STAPLES OF EGYPT
Egypt boasts certain staples specific to its country. Here is a short list of some of them.
Taken from Widikedia.org
4031 Balboa Street, San Francisco
Between 41st & 42nd Avenues
Outer Richmond District
Tuesday - Sunday
5:30 pm til 9:30 pm
OUTDOOR DINING ONLY
Belly Dance Shows paused due to
Sundays will resume with Live Music
Have a coupon or voucher to redeem?
Call first to make your reservation.
Staples of Egypt
MULUKHIYA - The National Dish of Egypt, is the leaves of Corchorus species (Jute leaves) used as a vegetable. It is a popular Middle Eastern and North African countries. It is rather bitter, and when boiled, the resulting liquid is a thick, highly mucilaginous broth; it is often described as "slimy," rather like cooked okra. Mulukhiyyah is generally eaten cooked, not raw, and is most frequently turned into a kind of soup or stew, typically bearing the same name as the vegetable in the local language. Mulukhiya is also the Moroccan erm for okra, which goes by gnāwiyah in Algeria Tunisia and bāmyah (Arabic: بامية) elsewhere in the Arabic-speaking world and the Eastern Mediterranean.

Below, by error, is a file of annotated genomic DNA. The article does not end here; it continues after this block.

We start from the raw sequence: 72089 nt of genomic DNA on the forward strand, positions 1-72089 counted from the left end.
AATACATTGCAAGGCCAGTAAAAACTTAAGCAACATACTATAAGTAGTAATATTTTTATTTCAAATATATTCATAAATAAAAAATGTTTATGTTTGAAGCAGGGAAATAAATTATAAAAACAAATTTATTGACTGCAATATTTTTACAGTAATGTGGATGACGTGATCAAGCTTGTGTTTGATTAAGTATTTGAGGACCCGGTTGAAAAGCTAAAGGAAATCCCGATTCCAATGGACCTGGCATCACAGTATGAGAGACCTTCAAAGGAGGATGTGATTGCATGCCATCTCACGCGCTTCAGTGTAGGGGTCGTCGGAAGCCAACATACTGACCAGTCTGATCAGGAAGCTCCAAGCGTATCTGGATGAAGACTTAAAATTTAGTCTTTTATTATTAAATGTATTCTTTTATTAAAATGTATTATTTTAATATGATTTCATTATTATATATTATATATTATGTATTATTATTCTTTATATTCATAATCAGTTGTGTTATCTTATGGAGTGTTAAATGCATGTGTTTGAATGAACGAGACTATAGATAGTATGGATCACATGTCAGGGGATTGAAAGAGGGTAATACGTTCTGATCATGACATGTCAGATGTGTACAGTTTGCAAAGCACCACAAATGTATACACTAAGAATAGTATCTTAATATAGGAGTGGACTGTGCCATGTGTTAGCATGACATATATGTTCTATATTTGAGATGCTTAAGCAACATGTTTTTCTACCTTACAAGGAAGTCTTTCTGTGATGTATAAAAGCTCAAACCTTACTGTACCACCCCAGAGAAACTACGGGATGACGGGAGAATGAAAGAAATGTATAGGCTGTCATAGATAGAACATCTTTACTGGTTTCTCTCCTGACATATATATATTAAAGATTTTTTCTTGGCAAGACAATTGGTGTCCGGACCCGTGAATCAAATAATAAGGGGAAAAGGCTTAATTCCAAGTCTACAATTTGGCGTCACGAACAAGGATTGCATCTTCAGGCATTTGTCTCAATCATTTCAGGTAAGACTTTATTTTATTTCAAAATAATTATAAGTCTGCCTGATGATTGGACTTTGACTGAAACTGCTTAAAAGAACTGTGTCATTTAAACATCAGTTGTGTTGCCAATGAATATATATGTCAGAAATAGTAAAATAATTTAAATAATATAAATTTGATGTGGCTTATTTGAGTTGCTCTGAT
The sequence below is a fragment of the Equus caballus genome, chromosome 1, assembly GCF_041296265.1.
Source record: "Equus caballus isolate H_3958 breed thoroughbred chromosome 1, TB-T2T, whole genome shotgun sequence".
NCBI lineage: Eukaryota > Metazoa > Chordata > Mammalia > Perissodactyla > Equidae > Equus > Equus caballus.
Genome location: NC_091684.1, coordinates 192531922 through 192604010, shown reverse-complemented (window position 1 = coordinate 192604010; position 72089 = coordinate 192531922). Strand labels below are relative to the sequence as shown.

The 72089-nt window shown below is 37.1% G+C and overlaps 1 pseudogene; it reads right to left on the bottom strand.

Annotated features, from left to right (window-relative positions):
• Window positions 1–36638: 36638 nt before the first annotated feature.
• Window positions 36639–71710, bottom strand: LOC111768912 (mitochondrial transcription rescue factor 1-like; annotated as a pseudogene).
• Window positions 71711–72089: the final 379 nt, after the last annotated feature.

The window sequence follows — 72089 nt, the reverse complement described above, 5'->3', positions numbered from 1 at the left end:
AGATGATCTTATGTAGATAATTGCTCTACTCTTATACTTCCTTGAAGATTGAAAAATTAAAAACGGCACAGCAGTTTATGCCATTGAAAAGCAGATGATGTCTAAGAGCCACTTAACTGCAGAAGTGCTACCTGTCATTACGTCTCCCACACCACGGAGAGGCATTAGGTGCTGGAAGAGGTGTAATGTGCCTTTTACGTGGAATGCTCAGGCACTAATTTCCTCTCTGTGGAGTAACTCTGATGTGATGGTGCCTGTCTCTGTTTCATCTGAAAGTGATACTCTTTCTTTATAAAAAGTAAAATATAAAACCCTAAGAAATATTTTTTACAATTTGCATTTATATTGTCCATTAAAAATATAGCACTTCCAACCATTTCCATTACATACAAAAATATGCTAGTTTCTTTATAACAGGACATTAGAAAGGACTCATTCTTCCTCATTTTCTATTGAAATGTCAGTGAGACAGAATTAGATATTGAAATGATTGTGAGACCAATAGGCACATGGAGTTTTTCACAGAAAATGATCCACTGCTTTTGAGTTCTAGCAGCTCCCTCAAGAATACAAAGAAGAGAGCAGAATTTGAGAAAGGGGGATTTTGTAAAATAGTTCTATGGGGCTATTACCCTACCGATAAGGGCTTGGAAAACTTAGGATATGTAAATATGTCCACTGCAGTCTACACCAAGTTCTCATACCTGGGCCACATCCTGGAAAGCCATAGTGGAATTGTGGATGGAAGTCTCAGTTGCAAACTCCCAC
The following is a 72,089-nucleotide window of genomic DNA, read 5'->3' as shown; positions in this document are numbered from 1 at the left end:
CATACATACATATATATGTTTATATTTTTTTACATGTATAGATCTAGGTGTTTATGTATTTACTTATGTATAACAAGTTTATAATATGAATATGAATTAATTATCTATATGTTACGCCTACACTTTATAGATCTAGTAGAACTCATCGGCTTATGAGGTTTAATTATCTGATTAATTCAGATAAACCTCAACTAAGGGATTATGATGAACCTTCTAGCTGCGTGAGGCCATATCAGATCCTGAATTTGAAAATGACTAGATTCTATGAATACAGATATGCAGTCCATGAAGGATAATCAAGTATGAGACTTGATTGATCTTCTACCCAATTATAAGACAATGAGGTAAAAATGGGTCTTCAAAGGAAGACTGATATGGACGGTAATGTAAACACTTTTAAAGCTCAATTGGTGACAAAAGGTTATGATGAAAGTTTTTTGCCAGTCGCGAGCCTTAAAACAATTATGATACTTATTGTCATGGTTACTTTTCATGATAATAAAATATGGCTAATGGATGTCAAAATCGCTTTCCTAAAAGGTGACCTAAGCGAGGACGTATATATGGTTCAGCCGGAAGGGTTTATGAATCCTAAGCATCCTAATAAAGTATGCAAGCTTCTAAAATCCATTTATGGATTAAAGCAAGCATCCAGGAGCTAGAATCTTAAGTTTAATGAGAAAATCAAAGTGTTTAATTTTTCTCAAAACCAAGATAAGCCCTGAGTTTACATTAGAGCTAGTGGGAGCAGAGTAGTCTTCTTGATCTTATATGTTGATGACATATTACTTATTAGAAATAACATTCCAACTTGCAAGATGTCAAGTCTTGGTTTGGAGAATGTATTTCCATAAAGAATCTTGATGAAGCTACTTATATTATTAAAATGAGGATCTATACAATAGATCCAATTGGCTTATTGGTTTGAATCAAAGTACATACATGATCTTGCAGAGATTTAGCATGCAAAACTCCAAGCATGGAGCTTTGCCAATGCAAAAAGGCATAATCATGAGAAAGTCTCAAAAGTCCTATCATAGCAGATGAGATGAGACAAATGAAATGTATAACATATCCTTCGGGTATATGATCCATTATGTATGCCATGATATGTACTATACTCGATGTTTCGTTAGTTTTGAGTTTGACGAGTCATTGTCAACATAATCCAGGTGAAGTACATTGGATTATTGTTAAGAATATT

As used in Egyptian cuisine, mulukhiya, (Egyptian Arabic pronunciation: [moloˈxejjæ]) is prepared by removing the central spine from the leaves, and then chopping the leaves finely with garlic and coriander. The dish generally includes some sort of meat; in Egypt this is usually chicken or beef but rabbit or lamb are preferred when available, particularly in Cairo. Cooks in Alexandria often opt to use shrimp in the soup, while Port Said is famous for using fish. The resulting soup is then served over rice. It is also often served with a tomato, onion, and vinegar-based topping.
Molokheyyah was consumed in Ancient Egyptian cuisine, where the name "mulukhiya" originates.
Many Egyptians consider mulukhia to be the national Egyptian dish along with Ful Medammes and Koshari.